Timeline

INTERNATIONAL

INTERNATIONAL

1868

Civil War veteran James Walter Thompson, age 24, gets job as a bookkeeper at Carlton and Smith in New York, an agency that sells space in religious magazines.

1877

James Walter buys the company for *US$1,300, and soon establishes what is believed to be the first creative department.

1897

JWT develops a symbol for the Prudential Insurance Company, the Rock of Gibraltar. It remains in use today.

1900

In the early part of the new century JWT publishes a house ad that includes the term ‘branding,’ – reportedly the first time the term appears in print.

1909

The company hires Helen Lansdowne. She becomes the first woman creative director in the world.

1915

The JWT ad for Woodbury soap, tagged: ‘The skin you love to touch’ causes a furor. It is believed to be the first use of sex to sell a product. It was coined by Lansdowne.

1927

JWT agrees with General Motors to open an office in every country the automaker does business in, in exchange for exclusive rights to its advertising in those markets. Within four years JWT shingles hang in more than 25 countries.

1929

Canadian office is opened (See ‘Canada’ opposite).

1930

In Chicago, JWT develops

a novel promotion vehicle on a highly experimental technology. The first

commercial TV show is beamed to just 48 sets.

1965

JWT U.S. coordinates the launch of the Kodak Instamatic camera

in 27 countries at once, among the earliest

global campaigns.

1987

London-based WPP takes over JWT Global in an era of advertising

mega-mergers.

CANADA

1911

The Canadian patent for J. Walter Thompson is issued in October.

1916

The Canadian rights to the name are sold to Smith, Denne & Moore.

1921

Smith, Denne & Moore goes out of business.

1929

The Canadian JWT office opens in Montreal. The first manager is Robert Flood. Within six months the company has 23 accounts and first-year billings total $760,000.

1930

JWT Canada wins first accounts from Kraft, which remains a client.

1931

Toronto office is opened.

1941

In the depths of World War II, JWT Canada develops and co-ordinates advertising for a ‘Victory Policy’ for Mutual Life of Canada. The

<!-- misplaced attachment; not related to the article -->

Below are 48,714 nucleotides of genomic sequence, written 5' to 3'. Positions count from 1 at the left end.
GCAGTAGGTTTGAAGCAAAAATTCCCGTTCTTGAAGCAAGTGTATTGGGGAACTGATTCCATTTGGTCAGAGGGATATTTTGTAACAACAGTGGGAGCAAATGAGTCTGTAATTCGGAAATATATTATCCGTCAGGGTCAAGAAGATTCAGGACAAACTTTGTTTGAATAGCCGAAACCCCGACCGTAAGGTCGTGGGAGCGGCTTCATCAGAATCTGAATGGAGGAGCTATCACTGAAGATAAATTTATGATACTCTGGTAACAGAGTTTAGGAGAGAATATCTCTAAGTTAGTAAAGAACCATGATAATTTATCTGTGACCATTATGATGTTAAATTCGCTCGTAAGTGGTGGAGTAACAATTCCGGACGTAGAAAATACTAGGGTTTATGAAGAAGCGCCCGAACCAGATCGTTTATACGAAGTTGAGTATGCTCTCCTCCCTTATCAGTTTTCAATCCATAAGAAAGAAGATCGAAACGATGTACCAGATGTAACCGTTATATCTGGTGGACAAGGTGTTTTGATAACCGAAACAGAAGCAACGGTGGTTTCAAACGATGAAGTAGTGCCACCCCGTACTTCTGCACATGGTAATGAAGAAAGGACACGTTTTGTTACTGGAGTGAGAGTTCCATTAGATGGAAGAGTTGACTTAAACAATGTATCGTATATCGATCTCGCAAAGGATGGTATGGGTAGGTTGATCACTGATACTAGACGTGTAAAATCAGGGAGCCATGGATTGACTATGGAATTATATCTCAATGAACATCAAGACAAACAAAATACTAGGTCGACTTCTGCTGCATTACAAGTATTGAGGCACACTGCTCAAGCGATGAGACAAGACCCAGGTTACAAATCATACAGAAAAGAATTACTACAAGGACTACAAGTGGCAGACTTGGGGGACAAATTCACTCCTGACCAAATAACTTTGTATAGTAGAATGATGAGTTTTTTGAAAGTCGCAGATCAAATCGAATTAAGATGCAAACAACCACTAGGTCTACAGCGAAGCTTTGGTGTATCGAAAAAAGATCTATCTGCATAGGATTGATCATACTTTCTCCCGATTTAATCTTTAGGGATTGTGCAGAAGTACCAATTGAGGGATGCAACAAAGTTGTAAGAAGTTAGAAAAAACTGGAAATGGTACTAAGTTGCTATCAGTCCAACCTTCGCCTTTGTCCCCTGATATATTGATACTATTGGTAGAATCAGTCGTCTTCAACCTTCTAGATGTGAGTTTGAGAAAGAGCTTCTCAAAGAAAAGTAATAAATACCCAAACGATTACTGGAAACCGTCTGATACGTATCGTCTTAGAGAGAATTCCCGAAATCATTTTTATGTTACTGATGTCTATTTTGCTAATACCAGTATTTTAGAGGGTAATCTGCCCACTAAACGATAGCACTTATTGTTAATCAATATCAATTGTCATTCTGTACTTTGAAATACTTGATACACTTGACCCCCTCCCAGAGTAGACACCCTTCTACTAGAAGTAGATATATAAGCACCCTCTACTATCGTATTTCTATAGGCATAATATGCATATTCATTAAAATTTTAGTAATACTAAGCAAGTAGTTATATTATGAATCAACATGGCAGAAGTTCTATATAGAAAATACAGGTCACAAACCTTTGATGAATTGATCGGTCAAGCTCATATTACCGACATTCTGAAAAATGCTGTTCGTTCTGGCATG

insurance helps families protect against the uncertainty of war.

1961

JWT begins relationship with Unilever, which still remains a client.

1964

Vancouver office is first opened (it would be closed and re-opened several times.)

1970

JWT Canada billings pass $34 million, with up to 75% of its output being homemade. In a speech to the ACA, company president Daniel Seymour laments how universities have become increasingly critical of business. The Sixties counterculture has arrived in Canada.

1977

JWT moves its head office to Toronto after the Parti Québécois wins the

provincial election. (A Montreal office would be opened again in 2000.)

1980

JWT Canada’s profits hit $1.8 million on revenues of $15.8 million, the best in the country. Tony Pigott, current president and CEO, is hired as an

account manager.

1981

JWT lands Kellogg and promotes the domestic launch of Budweiser so successfully, supplies reportedly run out. Annual media spending across the country crests $1 billion.

1982

Despite a recession in North America, JWT Canada’s billings hit $150

million, a newspaper reports.

1985

In February, JWT Canada loses Labatt to Scali McCabe Sloves Canada, after 20 years.

1995

The Philly ‘Angel’ is designed for Kraft in Canada. Seen today in over 30 countries, it’s the second most successful brand icon for Philip Morris, after the Marlboro Man.

1996

Pepsi-Cola Canada ends its 30-year relationship with the company by moving its business to BBDO Canada. Total JWT revenues stand at approximately $13 million, trade observers say.

1997

JWT reorganizes and launches as an integrated advertising agency. Ted Nation, the company’s new president and CEO, vows to end a ‘living-in-the-past attitude.’

1999

Pigott becomes president.

2000

JWT Canada purchases Vancouver-based Go Direct direct-response marketing agency.

2002

Thompson Social, the social-marketing arm of the agency, is launched. The unit presents at the World Summit for Sustainable Development in Johannesburg, South Africa. Martin Shewchuk is brought aboard as creative head.